I was presented with this 1991 6cyl E36 325i BMW which had an ongoing problem for the last two years and it seemed unrepairable. The complaint was lack of power, hesitation and the occasional cutting out on acceleration once warm.
First up was the test drive to confirm the fault. Sure enough, once warm, as I accelerated it bucked badly. A massive flat spot that was hard to drive through. This was also accompanied by what sounded like a lean backfire.
To me it appeared a definite lean fuel issue. And having six individual coils, the ignition system seemed an unlikely candidate.
Could this be easy pickings? A faulty MAF sensor was my first thoughts. But how could it be missed by so many? A quick scan revealed no codes to be logged so out with the Picoscope. My first choices to scope and the easiest to access, was the MAF, TPS and O2 sensor. This would help prove or disprove the MAF sensor to be at fault.
The results were not as expected. The MAF voltage did not appear to be unusually low but it was defiantly going lean on acceleration. I also noted at other times it appeared to stay in closed loop during WOT.
Ok, time to check fuel delivery. A quick volume and pressure test again gave no cause for concern.
Next thought was to do the same scope test but this time access the injector loom so I could observe the pulse width to confirm whether the ECU was trying to add fuel or not.
Bingo! Now I knew why I had a lean miss and flat spot. The injection was being cut. Totally. A quick set up change proved it was not losing its power supply to the injectors.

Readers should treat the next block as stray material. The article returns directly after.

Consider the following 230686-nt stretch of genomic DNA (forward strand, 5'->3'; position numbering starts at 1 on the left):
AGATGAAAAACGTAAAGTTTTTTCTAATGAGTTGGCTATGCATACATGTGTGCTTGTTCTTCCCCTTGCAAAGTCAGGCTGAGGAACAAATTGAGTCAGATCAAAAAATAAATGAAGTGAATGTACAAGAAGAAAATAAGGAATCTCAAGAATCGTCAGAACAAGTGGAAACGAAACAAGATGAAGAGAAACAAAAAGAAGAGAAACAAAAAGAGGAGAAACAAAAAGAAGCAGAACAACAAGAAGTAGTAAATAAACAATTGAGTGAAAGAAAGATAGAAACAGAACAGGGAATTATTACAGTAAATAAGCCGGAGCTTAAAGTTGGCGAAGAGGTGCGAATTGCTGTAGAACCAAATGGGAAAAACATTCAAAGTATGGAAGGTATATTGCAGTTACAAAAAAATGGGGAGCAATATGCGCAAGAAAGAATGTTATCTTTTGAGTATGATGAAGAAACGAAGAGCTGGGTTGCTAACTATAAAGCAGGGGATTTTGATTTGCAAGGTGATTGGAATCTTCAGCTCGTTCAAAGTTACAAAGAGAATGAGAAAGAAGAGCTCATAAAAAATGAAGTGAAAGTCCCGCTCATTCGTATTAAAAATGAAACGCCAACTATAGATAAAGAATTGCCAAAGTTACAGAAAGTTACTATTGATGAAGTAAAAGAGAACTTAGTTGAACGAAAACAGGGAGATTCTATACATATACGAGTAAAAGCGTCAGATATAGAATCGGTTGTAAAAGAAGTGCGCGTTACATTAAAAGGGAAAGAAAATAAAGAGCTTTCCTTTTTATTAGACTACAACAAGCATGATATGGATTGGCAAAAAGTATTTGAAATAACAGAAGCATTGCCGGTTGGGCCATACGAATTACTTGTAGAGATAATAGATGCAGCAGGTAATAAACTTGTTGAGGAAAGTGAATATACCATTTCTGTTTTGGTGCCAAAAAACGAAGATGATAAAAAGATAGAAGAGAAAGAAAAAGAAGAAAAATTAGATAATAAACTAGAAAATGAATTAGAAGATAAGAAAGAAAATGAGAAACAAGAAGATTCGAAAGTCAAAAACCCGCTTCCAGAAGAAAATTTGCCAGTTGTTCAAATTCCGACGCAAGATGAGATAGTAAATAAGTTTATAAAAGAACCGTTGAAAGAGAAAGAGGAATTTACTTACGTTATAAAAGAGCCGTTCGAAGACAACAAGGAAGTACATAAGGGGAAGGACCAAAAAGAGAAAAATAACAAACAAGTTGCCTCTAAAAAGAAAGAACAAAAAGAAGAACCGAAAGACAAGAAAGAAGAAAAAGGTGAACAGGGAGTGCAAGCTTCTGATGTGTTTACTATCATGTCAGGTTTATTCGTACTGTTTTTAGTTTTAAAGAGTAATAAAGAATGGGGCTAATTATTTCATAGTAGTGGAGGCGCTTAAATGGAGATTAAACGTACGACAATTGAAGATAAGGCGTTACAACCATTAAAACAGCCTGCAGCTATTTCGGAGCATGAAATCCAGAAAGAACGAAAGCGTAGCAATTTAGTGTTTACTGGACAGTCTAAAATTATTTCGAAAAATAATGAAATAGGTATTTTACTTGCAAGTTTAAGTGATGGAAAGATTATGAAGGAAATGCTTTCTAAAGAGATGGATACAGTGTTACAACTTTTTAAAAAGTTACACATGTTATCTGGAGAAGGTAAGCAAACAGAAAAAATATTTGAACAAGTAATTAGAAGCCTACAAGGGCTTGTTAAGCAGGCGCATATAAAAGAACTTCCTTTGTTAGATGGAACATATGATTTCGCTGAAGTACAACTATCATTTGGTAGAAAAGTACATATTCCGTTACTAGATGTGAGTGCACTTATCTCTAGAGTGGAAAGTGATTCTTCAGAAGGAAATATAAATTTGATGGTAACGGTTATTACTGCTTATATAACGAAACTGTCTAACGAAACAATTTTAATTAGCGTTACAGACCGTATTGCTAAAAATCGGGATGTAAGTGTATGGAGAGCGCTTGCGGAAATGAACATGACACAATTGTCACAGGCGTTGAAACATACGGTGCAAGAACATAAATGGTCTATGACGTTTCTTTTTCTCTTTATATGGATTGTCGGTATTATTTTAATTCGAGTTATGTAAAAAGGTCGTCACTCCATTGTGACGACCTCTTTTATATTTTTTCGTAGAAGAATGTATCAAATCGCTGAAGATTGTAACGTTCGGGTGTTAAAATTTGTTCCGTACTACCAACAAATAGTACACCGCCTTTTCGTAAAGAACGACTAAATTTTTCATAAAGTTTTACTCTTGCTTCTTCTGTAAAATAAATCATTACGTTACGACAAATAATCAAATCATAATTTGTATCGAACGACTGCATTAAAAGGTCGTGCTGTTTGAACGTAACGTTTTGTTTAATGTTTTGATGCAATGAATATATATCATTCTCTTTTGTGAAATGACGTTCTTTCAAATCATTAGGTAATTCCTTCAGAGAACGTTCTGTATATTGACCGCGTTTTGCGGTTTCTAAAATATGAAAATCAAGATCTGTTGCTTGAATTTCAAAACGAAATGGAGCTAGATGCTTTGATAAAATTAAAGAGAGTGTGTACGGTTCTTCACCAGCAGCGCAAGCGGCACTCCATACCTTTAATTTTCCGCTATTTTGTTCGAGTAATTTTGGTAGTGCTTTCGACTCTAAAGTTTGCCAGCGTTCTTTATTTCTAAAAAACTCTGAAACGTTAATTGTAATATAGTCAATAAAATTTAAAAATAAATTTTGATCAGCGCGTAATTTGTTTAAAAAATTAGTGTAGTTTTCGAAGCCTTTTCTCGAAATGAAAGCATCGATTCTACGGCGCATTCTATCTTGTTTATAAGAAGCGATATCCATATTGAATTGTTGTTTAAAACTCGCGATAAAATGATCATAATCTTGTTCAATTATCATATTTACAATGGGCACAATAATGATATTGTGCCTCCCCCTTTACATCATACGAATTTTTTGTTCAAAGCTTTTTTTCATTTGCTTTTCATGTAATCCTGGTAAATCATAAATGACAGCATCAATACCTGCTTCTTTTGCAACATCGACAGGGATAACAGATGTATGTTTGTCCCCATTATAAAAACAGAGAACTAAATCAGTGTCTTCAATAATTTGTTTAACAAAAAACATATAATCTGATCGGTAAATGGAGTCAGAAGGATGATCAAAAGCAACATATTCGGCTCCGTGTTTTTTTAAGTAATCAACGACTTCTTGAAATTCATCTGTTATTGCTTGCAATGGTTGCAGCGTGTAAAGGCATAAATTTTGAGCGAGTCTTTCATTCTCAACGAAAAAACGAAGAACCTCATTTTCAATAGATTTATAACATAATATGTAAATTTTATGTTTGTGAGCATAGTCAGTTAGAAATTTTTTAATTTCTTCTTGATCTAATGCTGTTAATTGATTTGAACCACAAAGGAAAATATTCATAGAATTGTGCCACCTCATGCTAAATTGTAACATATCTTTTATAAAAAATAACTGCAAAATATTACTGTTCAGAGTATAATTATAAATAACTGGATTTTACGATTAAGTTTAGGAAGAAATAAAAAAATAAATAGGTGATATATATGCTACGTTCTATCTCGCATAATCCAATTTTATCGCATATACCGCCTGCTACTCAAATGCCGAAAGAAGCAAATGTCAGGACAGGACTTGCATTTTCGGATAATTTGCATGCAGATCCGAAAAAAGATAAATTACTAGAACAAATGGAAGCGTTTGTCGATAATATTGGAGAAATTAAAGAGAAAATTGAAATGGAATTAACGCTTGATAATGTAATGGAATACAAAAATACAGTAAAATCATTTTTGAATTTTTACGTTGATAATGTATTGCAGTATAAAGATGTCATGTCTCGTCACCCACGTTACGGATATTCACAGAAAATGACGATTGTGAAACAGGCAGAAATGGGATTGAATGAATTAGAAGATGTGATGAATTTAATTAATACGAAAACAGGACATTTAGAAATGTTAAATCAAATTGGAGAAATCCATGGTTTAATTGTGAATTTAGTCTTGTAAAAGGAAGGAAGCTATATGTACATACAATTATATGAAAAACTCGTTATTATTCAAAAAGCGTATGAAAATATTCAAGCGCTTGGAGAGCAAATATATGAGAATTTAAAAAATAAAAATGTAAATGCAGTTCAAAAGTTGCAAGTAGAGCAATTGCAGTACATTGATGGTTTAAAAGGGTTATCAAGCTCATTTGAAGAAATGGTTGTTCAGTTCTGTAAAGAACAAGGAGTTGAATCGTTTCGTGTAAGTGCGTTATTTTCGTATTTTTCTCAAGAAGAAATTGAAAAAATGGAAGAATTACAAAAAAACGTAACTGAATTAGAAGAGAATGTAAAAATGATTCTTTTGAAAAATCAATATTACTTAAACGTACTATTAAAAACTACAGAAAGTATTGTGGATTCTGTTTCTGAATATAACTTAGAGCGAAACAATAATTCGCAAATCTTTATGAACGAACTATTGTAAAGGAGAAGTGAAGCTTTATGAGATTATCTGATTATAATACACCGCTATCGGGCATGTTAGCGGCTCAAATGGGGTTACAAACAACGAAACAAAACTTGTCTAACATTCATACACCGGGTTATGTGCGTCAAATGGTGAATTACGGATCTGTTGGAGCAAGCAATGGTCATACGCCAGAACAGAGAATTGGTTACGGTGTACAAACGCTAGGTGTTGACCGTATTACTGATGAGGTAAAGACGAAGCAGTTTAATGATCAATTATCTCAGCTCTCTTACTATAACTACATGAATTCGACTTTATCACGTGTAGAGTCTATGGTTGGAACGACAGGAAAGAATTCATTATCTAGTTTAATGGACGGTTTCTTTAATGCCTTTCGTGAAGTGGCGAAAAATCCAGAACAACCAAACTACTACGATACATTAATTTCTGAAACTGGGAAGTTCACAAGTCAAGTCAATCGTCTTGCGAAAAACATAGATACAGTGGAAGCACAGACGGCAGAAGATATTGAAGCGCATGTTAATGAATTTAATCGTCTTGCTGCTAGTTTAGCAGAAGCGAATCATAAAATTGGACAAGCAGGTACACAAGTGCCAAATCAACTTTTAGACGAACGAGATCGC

I next decided to check to see what was happening to the ignition. That also had problems, it was either totally missing or very erratic along with some double stacking on the coils.
This had to be some poor output from a crank or cam sensor. Nope, perfect.
Perhaps the ECU? So I pulled out the ECU and checked the board. It did have evidence of water damage, but it was very minimal. Could this be the cause of all these symptoms? It was at this point the customer called to get the verdict. I told him what I had found and at the moment my thoughts were the ECU, but I wanted a bit more time to think about all the evidence. He then told me that BMW had also noticed the water damage and wanted to replace the ECU for $3000 but no guarantees’ of a fix. Also a $800 injector clean had been carried out and a substitute new MAF sensor had also been tried. All resulting in no improvement.
I then went back over my captures to look for some sort of a clue. Occasionally the poor ignition control seemed to have an odd regularity to it. I decided to check which coils were actually apart of this irregular regularity. Out of the front three coils, cylinder one followed by two always fired. Along with another two coils from the rear, this was the area of coil stacking. A clue perhaps.
Number two along with one of the rear coils seemed to fire last in this regular area of poor ignition control. So this time I connected up to the primary of number two to see if it revealed anything else.
Immediately, I could see a problem. When the ECU shut down injection and ignition it was always preceding number two coil firing. Jackpot! I also proved this further by disconnecting number two coil. The vehicle now ran as expected apart from the single cylinder misfire.
The coil was replaced and the fault fixed.
Altough only a coil was the fix. It certainly did not behave as a simple bad coil problem. Six other places had a crack at this and he had been charged a total of $1900 for no fix.
The car was handed back over to a very happy customer.
Try finding that without a Picoscope.